Fries and Coke go terribly well together.
McDonald's (NYSE:MCD) and Coca-Cola (NYSE:KO) are among the strongest and most pervasive corporations in the world. On the one hand, being market leaders in mature industries means it's not easy for them to find growth opportunities. On the other, both are remarkably solid choices for dividend investors looking for reliable cash payments. But which is a better buy right now: McDonald's or Coca-Cola?
What McDonald's and Coca-Cola have in common
Growth tends to naturally slow down as a company gains size over time, and businesses such as McDonald's and Coca-Cola have reached gargantuan scale. Also, consumers around the world are increasingly conscious of the importance of a healthy diet, which is a major challenge for companies selling fast food and soft drinks.
McDonald's launched its all day-breakfast menu in the U.S. in October, which turned out to be a major victory for the company, helping McDonald's to deliver a 5% increase in global comparable sales during the fourth quarter and a surprisingly strong increase of 5.7% in comparable sales in the U.S. Total worldwide sales in U.S. dollars still declined by 5%, though, mostly due to foreign currency depreciation relative to the greenback. Whether the company can sustain growing sales via further innovation still remains to be seen, but it's good to see that McDonald's can still produce sales increases in a highly penetrated market such as the U.S.
Coca-Cola is also seeing revenues decline in U.S. dollars, but its organic revenue grew 4% in 2015, and management is targeting an increase of 4% to 5% in organic revenue for 2016. Both traditional and diet sodas are under pressure, so Coca-Cola is betting on still products such as water, sports drinks, tea, and juice to accelerate growth. Sales volume in its stills portfolio grew by a healthy 5% last year, and it now represents nearly 25% of total revenue. The company is also implementing a $3 billion productivity program which is reducing costs and allowing Coca-Cola to expand profit margins over time.
Coca-Cola and McDonald's are among the most respected dividend stocks in the market, and for good reason, since they offer impressive trajectories of dividend growth over the long term. McDonald's has raised its dividends over the last 40 consecutive years and Coca-Cola has accumulated 53 years of uninterrupted dividend growth under its belt. Interestingly, the two companies are priced at fairly similar levels, not only in terms of dividend yield, but also when it comes to other measures such as price-to-earnings and price-to-sales ratios.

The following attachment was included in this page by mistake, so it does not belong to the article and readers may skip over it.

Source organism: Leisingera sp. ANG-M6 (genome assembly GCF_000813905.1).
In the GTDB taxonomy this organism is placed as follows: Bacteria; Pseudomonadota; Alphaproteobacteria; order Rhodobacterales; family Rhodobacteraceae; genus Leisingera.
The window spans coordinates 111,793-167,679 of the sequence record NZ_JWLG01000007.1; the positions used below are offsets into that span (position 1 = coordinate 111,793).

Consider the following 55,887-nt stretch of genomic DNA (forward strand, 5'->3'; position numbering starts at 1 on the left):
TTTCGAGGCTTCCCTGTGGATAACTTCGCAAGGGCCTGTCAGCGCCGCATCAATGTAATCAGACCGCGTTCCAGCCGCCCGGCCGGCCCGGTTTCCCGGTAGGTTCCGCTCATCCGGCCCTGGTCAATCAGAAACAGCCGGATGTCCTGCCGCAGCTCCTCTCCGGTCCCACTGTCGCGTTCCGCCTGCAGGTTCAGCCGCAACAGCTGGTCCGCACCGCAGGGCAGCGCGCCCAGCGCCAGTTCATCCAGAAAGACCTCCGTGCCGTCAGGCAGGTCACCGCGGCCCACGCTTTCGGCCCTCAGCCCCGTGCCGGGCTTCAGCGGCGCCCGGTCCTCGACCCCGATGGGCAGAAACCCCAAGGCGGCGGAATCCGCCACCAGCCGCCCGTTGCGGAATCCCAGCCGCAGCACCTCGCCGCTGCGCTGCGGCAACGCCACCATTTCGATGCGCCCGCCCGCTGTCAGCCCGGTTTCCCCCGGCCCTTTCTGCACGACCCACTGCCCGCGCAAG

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McDonald's or Coca-Cola?
McDonald's and Coca-Cola offer some striking similarities: They are market leaders in their respective industries, benefiting from tremendous scale and powerful brands. Both are also facing slowing growth lately, and have rewarded investors with consistently growing dividends over the long term. In addition, Coca-Cola and McDonald's are trading at remarkably similar valuations.
The fact that McDonald's has been able to jump start growth in the U.S. with initiatives such as all-day breakfast is a major plus for the company. However, it's hard to tell if McDonald's can sustain this momentum into the future. Consumers around the world are increasingly inclined toward healthier and more natural foods, even if McDonald's is making a big effort to adapt its menu to the new trends, the company is not well positioned to fight that battle. McDonald's has a really bad reputation when it comes to health and calories, and changing that image would be a herculean task.
Coca-Cola is certainly being hurt by declining soda demand in developed markets; even diet sodas are now under lots of scrutiny because of consumers' concerns about the possible health impacts of artificial sweeteners. On the other hand, it will be easier for Coca-Cola to adapt to new industry trends with products such as water, tea, and juice. Coca-Cola has the marketing firepower and brand recognition to successfully introduce and promote healthier products, and the company's massive distribution network is a huge advantage in this area.
McDonald's and Coca-Cola are not very different in terms of their strengths, valuations, and even the problems they are facing, so it's a close call. However, Coca-Cola looks better positioned to accelerate growth with healthier products in the future, so I´m picking the soft drinks colossus over the fast food giant.
Andrés Cardenal has no position in any stocks mentioned. The Motley Fool recommends Coca-Cola. Try any of our Foolish newsletter services free for 30 days. We Fools may not all hold the same opinions, but we all believe that considering a diverse range of insights makes us better investors. The Motley Fool has a disclosure policy.